By Linley Mackenzie
(this article first appeared in the Galway Advertiser)
Kieran Keane returns to Italy for the first time in 38 years when he takes his Connacht squad to Parma for Saturday’s PRO14 joust with Michael Bradley’s Zebre.
It is something of a nostalgic return for Keane who was a member of the 1979 All Blacks side that played a first international match against Italy in Rovigo at the end of a tour to England and Scotland.
The Connacht coach played inside centre on that occasion, alongside other notables such as Graham Mourie, Andy Haden, Murray Mexted, Mark Donaldson, Stu Wilson and Bernie Fraser.
The New Zealanders eked out a hard-fought 18-12 win, but it was tinged with sadness when they heard afterwards that an Air New Zealand passenger plane had crashed in the Antarctic, in what became known as the Mt Erebus Disaster, the worst civil disaster in New Zealand’s history.
“I have good memories, except it is the anniversary of Erebus. When we came off the field and got that news, and we didn’t know if any of the lads had family members or close friends involved. It is certainly indented here [in my head], ” said Keane on Tuesday which was the 38th anniversary – and also the 124th of NZ women becoming the first in the world to vote.
Connacht is light in the back row with both Eoin McKeon (hamstring) and Jake Heenan (shoulder) joining Jarrad Butler and Sean O’Brien on the injury list, but James Connolly (ankle) is back training, and Keane says Academy and former Ireland U20 captain lock/backrow Cillian Gallagher could also be added to the squad if needed.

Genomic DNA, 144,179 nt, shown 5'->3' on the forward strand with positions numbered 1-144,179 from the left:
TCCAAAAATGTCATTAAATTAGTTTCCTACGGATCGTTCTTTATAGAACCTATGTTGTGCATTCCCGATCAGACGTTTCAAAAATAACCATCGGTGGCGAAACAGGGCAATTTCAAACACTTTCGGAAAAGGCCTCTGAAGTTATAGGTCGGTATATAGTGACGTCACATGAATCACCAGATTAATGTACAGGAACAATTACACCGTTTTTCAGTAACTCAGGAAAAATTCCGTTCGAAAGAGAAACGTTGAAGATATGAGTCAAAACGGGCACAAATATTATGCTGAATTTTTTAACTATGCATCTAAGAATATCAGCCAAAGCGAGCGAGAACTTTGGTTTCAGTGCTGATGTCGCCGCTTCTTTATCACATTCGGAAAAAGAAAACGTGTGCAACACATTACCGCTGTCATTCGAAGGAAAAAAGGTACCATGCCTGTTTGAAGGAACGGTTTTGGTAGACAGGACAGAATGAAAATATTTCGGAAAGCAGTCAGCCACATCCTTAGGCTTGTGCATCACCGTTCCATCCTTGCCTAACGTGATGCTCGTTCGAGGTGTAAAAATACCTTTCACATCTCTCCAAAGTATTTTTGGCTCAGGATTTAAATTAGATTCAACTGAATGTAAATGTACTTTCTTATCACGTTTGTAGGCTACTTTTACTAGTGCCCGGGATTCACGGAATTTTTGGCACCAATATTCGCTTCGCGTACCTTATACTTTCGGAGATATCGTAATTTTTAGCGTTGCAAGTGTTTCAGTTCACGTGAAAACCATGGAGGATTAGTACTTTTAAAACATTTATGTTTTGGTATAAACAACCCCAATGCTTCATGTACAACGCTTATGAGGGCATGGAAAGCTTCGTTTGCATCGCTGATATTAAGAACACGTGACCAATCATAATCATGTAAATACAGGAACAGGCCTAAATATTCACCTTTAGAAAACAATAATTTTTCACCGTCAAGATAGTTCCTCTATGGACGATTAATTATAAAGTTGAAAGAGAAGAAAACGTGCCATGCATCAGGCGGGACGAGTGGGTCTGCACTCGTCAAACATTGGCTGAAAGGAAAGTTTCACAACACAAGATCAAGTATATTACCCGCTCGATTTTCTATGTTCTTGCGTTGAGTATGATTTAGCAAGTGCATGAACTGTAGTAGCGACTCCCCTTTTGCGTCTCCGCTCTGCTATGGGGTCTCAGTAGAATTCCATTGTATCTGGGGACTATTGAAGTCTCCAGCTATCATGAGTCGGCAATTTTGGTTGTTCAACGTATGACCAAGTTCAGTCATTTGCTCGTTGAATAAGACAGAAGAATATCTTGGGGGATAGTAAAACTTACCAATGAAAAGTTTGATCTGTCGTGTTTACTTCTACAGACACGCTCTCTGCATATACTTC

Internationals Ultan Dillane and Kieran Marmion are available, with centre Bundee Aki given further rest, while it is a little too early for centre Peter Robb who returned to training this week from hip surgery. The experienced Tom McCartney could also come back into the reckoning for what could be a difficult assignment against a Zebre side with its internationals also available.
Expecting a tussle
“Zebre certainly give the ball plenty of air and they have good players,” said Keane, “so I think we will be pretty evenly matched. We expect a tussle. To be a lot more disciplined in our approach, understand what our roles are, and execute really well, is where we want to concentrate. We don’t want to get swept up in peripheral things.”
Keane says now is time to “ramp” it up.
“Now the whips are starting to crack. We need to gather points if we want to stay in the competition, so those two points [against Cardiff] were massive for us and we deserved them.”
That 36-30 point defeat was frustrating, and although Connacht can point to 11 execution errors in the first 20 minutes, there were also some poor calls from the referee.
Better than nothing
“We got two points for our endeavour so we didn’t come away with nothing, so on reflection once the emotion had died down, it was better than nothing,” Keane said.
“There were things out of our control to be fair, and I had a good chat with Greg Garner [PRO 14 elite referee manager] about a few things. There is no point in venting, the chap was a young referee, the trio operating were pretty inexperienced, necessitated by a lot of internationals being on, and young men have to find their feet, so no grievances from us, but on the day it does cause a bit of frustration.
“There was a turning point in the game and it turned against us, but we will take it on the chin.”